LW: Absolutely. I was really delighted with a couple of Fulbrighters – Jon Bannon and Khadija Ouajjani. These are two individuals I haven’t met in person, yet I feel like I do have a better sense of them, than people I usually do who I haven’t met IRL. And I think that’s because there was a back and forth. 

This is partly an artefact of my quite ambitious commitment to responding to every single public comment that someone makes. Because in the past, I was so afraid of commenting as it’s such a terrible feeling to be left hanging, I’ve just decided in my life I’m always going to be that person – I’ll never leave someone else hanging.

It became clear to me that that conversational aspect needs to be brought up from that comment section into the pieces themselves. And I think this hit home most clearly when I saw repeated posts from a Moroccan Fulbrighter, Itto Outini, who has a really inspiring story of being someone with lack of vision, and being a non-traditional student whose education came a little later than a lot of other Fulbrighters. 

She was talking about accessibility on the web, and in particular on the platform, and me reflecting: “yeah I studied accessibility in our UI/UX design class, but here we have a Fulbright scholar in web accessibility. Why would we want to hear my thoughts on that, we’d much rather hear Itto Outini!”. That’s an example of someone I’d love to engage with, with one of these interviews in the following year (Ed: delighted to confirm will be March!). 

Please do be in touch if you think you have some expertise in a specific aspect related to the Fulbrighter Network as a project. That could be the technical aspect of building a social media product, or on the social aspect – how we can incentivise engagement, etc. – or on the bigger picture, philosophical aspects. 

Please do be in touch if you think you have some expertise in a specific aspect related to the Fulbrighter Network as a project. That could be the technical aspect of building a social media product, or on the social aspect – how we can incentivise engagement, etc. – or on the bigger picture, philosophical aspects. I really encourage any Fulbrighters out there who are interested in reaching out: we have the DM feature – so why not make use of it to either myself or Rob!

RE: I would just echo that point. I know it can sometimes be daunting when you’re faced with the News and reflections page, you don’t know what to write. Actually having a conversation with you is a more relaxed way to explore the ideas. And they don’t have to be the finished ideas, they don’t have to be polished research. Part of the value of Fulbrighter is it is a space where people can have those work-in-progress conversations to help shape their own ideas.

LW: Absolutely, Rob. And I think that’s definitely being brought out in this series so far. this idea of pivoting to this interview style came about in December, and before that it was just me tapping down stuff on my profile, until Rob inviting it to be showcased on the News and Reflections page.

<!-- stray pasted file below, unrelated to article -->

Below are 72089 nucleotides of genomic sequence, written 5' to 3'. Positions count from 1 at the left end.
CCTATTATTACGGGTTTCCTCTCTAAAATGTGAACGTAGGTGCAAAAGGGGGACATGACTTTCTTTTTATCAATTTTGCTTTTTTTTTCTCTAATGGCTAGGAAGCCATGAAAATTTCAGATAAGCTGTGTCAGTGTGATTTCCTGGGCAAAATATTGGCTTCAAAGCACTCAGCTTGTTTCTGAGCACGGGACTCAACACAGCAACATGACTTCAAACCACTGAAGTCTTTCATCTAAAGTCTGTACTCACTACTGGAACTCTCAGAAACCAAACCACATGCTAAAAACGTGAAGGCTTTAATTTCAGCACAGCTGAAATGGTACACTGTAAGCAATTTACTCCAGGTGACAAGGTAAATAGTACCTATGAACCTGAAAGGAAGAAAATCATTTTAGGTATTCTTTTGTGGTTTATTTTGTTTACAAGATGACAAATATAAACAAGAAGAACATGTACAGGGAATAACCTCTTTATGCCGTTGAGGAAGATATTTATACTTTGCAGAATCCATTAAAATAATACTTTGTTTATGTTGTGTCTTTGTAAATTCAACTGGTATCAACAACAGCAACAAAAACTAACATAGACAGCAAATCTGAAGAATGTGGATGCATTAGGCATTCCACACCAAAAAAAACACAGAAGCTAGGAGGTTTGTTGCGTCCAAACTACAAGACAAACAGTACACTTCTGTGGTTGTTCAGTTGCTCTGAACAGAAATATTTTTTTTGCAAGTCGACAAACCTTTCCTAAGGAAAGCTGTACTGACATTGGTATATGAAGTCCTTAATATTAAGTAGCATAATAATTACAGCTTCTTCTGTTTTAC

Because of the possibilities for interaction we can iterate on our thoughts. So yes, definitely, would encourage folks to come and have a chat to talk through these really interesting topics.

I’m not an expert on all of these topics, so definitely that kind of work-in-progress feeling is really important. And that’s actually one of the most promising things about social media: because of the possibilities for interaction we can iterate on our thoughts. So yes, definitely, would encourage folks to come and have a chat to talk through these really interesting topics.

w4rner presenting his research

RE: So we began this conversation talking about your background. To return to the concept of you: what’s next for Laurence, what have you got planned for the next couple of years?

LW: I like “the next couple of years”, because it was just over two years on my Fulbright, and that was a lot of experimentation. I really just tried a lot – both taking away and adding things in my life. So obviously we’ve talked about Facebook and the flip phone one week a month, but in terms of a period of creative energy there was a lot – the podcast, I did my video diary series Tales from a Windy City, and really just threw a lot of stuff at the wall. 

I am a creative individual, so I am always going to want to be innovating and trying to reach audiences with that work, and I’m also someone with some expertise and reputation in technology. 

So I think it’s going to be the case that, if I’m on stage as Cerulean which is my stage name for my music where I’m reaching a wider audience, I’m going to be trying to provoke some thoughts around technology and social media, and when I’m writing code for my apps or on the Fulbrighter Network talking about social media with a more niche audience, I’m going to be trying to bring some creative energy and trying to inspire people to be a bit more performative. 

It’s hard to tell exactly, but I guess that’s the next couple of years – trying to innovate on the intersections of technology and art.

RE: And that comes back to our earlier point about how you’ve melded all of the various disciplines together – some things have worked, some things haven’t, but it’s a constant process of development and improvement.

LW: That’s it Rob. That’s all we can hope for!

RE: Well great. Thank you for the conversation today – it’s been really interesting. I’m sure we’ll put somewhere in the article links to your social media feeds (but not Facebook, obviously) (Ed: Twit, Link, Gram, MeWe), so people can follow you and engage more with your work. And, of course, as you’ve said you’d encourage anyone to get in touch with you or me with any ideas about Fulbrighter, digital technology, social media more generally – it’d be great to hear from people.

Watch the full interview